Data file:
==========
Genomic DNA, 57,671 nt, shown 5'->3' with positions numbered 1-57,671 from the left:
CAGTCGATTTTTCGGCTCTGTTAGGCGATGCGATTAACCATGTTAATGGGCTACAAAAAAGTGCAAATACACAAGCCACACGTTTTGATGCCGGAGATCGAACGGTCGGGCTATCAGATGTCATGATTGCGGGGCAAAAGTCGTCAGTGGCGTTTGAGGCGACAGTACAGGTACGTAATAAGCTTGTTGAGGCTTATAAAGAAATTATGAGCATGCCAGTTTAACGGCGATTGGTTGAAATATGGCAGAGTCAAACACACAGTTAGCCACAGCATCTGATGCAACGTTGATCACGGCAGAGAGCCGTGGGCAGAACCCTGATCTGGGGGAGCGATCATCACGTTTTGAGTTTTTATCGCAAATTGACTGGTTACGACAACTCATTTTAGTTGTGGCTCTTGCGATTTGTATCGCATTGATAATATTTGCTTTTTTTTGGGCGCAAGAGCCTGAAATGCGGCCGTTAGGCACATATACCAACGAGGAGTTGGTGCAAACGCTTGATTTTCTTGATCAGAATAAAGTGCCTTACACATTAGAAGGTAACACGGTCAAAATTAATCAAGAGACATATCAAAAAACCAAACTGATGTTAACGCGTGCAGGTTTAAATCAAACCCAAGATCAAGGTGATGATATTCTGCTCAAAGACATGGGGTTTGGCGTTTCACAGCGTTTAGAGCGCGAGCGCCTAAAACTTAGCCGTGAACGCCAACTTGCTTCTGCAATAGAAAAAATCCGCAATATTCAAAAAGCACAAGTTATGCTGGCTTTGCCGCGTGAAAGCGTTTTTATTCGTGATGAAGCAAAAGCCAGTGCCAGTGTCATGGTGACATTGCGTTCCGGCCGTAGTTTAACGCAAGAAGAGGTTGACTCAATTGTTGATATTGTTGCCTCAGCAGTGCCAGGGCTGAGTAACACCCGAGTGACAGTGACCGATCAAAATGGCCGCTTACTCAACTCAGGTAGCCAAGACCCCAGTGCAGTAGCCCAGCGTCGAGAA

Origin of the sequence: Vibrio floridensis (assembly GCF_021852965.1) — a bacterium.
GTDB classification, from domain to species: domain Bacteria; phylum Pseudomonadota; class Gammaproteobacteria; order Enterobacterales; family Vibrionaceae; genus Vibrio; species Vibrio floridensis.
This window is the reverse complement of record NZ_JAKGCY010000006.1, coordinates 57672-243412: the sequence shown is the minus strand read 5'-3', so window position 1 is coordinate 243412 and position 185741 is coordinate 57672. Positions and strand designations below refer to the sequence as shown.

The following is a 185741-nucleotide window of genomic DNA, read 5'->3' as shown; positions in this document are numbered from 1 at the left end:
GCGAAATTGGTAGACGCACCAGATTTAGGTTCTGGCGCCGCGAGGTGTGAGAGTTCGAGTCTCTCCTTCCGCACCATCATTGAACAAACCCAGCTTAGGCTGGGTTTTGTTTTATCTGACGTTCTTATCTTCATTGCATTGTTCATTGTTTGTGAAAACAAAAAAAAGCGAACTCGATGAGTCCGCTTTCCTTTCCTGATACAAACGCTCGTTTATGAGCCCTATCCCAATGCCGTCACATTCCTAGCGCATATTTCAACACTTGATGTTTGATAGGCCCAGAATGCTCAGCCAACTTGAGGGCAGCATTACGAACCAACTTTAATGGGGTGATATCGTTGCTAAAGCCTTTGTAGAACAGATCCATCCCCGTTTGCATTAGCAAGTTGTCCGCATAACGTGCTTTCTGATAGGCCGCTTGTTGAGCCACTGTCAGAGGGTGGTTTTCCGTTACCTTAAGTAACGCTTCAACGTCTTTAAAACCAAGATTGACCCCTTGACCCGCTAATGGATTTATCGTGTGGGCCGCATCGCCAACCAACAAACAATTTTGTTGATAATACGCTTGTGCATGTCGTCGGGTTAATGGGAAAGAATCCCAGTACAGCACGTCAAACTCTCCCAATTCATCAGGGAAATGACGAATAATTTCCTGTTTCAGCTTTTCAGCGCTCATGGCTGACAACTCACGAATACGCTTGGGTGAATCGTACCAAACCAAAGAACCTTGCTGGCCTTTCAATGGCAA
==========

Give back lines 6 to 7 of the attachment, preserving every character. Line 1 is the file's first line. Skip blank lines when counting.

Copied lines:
The following is a 185741-nucleotide window of genomic DNA, read 5'->3' as shown; positions in this document are numbered from 1 at the left end:
GCGAAATTGGTAGACGCACCAGATTTAGGTTCTGGCGCCGCGAGGTGTGAGAGTTCGAGTCTCTCCTTCCGCACCATCATTGAACAAACCCAGCTTAGGCTGGGTTTTGTTTTATCTGACGTTCTTATCTTCATTGCATTGTTCATTGTTTGTGAAAACAAAAAAAAGCGAACTCGATGAGTCCGCTTTCCTTTCCTGATACAAACGCTCGTTTATGAGCCCTATCCCAATGCCGTCACATTCCTAGCGCATATTTCAACACTTGATGTTTGATAGGCCCAGAATGCTCAGCCAACTTGAGGGCAGCATTACGAACCAACTTTAATGGGGTGATATCGTTGCTAAAGCCTTTGTAGAACAGATCCATCCCCGTTTGCATTAGCAAGTTGTCCGCATAACGTGCTTTCTGATAGGCCGCTTGTTGAGCCACTGTCAGAGGGTGGTTTTCCGTTACCTTAAGTAACGCTTCAACGTCTTTAAAACCAAGATTGACCCCTTGACCCGCTAATGGATTTATCGTGTGGGCCGCATCGCCAACCAACAAACAATTTTGTTGATAATACGCTTGTGCATGTCGTCGGGTTAATGGGAAAGAATCCCAGTACAGCACGTCAAACTCTCCCAATTCATCAGGGAAATGACGAATAATTTCCTGTTTCAGCTTTTCAGCGCTCATGGCTGACAACTCACGAATACGCTTGGGTGAATCGTACCAAACCAAAGAACCTTGCTGGCCTTTCAATGGCAA